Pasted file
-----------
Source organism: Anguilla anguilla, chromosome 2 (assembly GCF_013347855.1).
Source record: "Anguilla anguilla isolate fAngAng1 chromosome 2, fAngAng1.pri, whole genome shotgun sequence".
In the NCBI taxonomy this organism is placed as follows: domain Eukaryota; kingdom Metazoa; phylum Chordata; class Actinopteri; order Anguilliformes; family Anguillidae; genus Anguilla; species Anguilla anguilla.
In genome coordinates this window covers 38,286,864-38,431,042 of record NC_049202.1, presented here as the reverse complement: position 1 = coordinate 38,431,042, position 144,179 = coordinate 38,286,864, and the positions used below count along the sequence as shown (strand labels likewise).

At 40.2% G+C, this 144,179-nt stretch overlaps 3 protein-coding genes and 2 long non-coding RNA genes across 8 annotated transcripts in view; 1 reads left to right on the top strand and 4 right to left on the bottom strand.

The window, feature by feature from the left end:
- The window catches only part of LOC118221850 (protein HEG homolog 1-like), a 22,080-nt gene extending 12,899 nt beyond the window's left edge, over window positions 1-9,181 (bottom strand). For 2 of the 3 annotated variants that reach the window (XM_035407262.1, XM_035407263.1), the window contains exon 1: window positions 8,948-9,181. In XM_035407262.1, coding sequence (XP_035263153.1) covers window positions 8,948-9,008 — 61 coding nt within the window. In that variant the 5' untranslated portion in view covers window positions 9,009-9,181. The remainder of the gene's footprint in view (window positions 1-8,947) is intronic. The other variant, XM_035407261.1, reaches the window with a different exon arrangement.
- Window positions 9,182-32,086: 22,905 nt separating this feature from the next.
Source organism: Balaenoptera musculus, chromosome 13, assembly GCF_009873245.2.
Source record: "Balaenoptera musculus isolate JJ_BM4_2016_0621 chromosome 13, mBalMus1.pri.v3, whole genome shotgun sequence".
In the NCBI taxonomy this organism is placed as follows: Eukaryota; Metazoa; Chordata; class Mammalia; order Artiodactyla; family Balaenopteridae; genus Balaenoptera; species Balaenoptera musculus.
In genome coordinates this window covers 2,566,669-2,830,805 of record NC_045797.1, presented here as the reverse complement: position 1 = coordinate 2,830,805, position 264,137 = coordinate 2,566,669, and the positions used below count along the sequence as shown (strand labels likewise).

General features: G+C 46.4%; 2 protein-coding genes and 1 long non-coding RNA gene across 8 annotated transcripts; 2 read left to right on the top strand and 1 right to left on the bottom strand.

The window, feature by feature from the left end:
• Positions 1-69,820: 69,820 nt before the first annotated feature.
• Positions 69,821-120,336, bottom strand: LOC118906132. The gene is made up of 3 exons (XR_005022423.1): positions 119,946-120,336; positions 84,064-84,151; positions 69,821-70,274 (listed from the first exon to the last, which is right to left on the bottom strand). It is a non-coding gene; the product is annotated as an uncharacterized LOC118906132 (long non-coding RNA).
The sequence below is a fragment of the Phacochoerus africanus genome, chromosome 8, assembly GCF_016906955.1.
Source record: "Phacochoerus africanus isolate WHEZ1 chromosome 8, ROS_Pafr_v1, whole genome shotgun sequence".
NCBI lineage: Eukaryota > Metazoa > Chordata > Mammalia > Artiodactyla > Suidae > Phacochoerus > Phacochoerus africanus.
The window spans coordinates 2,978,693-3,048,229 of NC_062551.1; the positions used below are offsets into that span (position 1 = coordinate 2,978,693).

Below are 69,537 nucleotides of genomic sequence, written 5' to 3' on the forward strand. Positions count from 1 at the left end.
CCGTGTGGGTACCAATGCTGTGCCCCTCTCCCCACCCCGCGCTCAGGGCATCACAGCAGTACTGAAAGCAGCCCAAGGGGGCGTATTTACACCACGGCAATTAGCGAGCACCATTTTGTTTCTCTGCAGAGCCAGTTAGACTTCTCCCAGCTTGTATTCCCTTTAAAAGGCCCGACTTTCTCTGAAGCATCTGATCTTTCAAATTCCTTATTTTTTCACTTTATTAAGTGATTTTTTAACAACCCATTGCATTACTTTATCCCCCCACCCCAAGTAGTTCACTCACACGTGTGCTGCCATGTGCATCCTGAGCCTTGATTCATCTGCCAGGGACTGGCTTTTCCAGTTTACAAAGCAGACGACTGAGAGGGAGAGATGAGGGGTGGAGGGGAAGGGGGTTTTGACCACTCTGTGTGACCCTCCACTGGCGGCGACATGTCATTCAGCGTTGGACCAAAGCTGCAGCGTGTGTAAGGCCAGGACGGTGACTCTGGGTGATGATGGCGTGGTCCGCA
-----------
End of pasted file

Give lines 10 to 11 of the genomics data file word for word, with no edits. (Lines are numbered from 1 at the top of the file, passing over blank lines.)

Source record: "Balaenoptera musculus isolate JJ_BM4_2016_0621 chromosome 13, mBalMus1.pri.v3, whole genome shotgun sequence".
In the NCBI taxonomy this organism is placed as follows: Eukaryota; Metazoa; Chordata; class Mammalia; order Artiodactyla; family Balaenopteridae; genus Balaenoptera; species Balaenoptera musculus.